4.0 Individual Susceptibility
GOAL: Define individual
susceptibility to environmental exposures. There is wide variation in
individual responses to environmental agents.
This variation is accounted for by:
- Differences in environmental response proteins, such as those
controlling metabolic capacity;
- Differences in DNA repair capacity;
- Co-existing diseases or infections;
- Differences in gender;
- Differences in nutritional status.
This large diversity in responsiveness among individuals
to environmental toxicants makes it difficult to determine actual risks,
particularly at the low doses to which most people are exposed.
Opportunities now exist for studies of genetic susceptibility for cancer
and other diseases in which an environmental component can be presumed.
Knowledge from such studies could, in the future, allow markers of genetic
susceptibility to be incorporated into epidemiologic studies. This, in
turn, would permit adjustment of interpretation of results to account for
genetic susceptibility, thus greatly enhancing the sensitivity and power
of these studies to detect environmental components of important diseases.
Other projects being considered are a nutrition initiative to determine
how nutritional status alters disease susceptibility, and development of
transgenic mice that carry important environmental response genes.
N E W O R
E X P A N D E D
O P P O R T U N I T I E S
4.1 ENVIRONMENTAL GENOME PROJECT
The maintenance of health and the development of disease
are determined by the complex interplay between genetic susceptibility,
environmental exposures and aging. The rapid advances in molecular genetic
technologies provide new opportunities to understand the genetic basis for
individual differences in susceptibility to environmental exposure. The
NIEHS is expanding its research program on genetic susceptibility to
environmentally-associated diseases through a new Environmental Genome
Project (EGP). This project will use technology developed by the Human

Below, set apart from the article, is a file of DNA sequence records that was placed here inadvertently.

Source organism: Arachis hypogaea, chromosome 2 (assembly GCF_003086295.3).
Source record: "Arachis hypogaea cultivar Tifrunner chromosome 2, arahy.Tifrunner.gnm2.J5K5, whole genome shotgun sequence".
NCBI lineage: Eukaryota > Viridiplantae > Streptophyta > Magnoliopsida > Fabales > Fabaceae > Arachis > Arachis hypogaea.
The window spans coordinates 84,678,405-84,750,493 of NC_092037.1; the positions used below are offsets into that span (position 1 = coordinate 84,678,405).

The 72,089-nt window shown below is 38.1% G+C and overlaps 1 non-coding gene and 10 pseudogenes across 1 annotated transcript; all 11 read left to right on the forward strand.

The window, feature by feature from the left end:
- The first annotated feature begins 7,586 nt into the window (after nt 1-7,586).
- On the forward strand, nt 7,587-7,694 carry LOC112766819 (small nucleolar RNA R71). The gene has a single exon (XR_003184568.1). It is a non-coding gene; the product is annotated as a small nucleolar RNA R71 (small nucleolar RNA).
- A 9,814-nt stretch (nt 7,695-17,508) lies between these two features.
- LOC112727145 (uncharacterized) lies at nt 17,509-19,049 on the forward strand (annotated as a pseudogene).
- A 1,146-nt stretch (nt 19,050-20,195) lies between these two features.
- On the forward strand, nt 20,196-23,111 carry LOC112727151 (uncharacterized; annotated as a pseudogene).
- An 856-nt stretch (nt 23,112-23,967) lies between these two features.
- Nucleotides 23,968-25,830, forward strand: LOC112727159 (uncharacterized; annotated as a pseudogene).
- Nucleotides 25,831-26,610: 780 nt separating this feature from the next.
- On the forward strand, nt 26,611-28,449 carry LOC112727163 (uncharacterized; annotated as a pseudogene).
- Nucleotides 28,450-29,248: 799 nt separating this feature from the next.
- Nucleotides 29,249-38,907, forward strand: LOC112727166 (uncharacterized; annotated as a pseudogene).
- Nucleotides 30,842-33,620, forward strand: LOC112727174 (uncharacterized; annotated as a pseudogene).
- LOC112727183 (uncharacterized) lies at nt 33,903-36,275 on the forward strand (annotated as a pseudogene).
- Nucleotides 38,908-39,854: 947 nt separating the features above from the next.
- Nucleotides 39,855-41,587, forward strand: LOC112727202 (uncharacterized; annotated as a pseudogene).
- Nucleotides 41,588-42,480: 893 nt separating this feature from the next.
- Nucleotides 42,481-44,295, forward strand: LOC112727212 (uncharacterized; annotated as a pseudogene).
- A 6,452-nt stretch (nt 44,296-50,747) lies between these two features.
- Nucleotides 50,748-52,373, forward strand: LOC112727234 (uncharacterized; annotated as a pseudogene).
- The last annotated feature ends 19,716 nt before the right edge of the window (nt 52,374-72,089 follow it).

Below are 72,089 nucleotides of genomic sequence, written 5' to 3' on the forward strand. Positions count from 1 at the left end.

Genome Project to identify genetic variants (polymorphisms) of
environmental disease susceptibility genes in the U.S. population. By
identifying those genetic variants that affect individual response to
environmental agents, scientists can better predict health risks and
assist regulatory agencies in the development of environmental protection
While many genes that play a role in susceptibility to
environmental exposure have been identified, the polymorphisms of these
genes have not been systematically sought, identified, or reported. The
goal of the Environmental Genome Project is to identify polymorphisms that
confer altered sensitivity or resistance to specific environmental
factors. The Project's ultimate aim is to provide markers of genetic
susceptibility that, when, incorporated into epidemiologic studies,
greatly enhance the ability of researchers to identify the environmental
components of human disease.
The NIEHS Environmental Genome Project is a
multi-disciplinary, collaborative effort, involving several other NIH
institutes as well as the Department of Energy (DOE) and other federal
agencies. Examples of categories that include environmental response genes
are those that control or affect:
- Xenobiotic metabolism and detoxification;
- Hormone metabolism;
- Receptor-ligand interaction;
- DNA repair;
- Cell cycles;
- Cell death;
- Immune and inflammatory responses;
- Nutritional factors;
- Oxidative processes;
- Signal transduction systems.
The Project will make available a central database of the
polymorphisms to support both functional studies of alleles and
population-based studies of disease risk. Population-based epidemiological
studies are central to the identification of both the genetic alleles and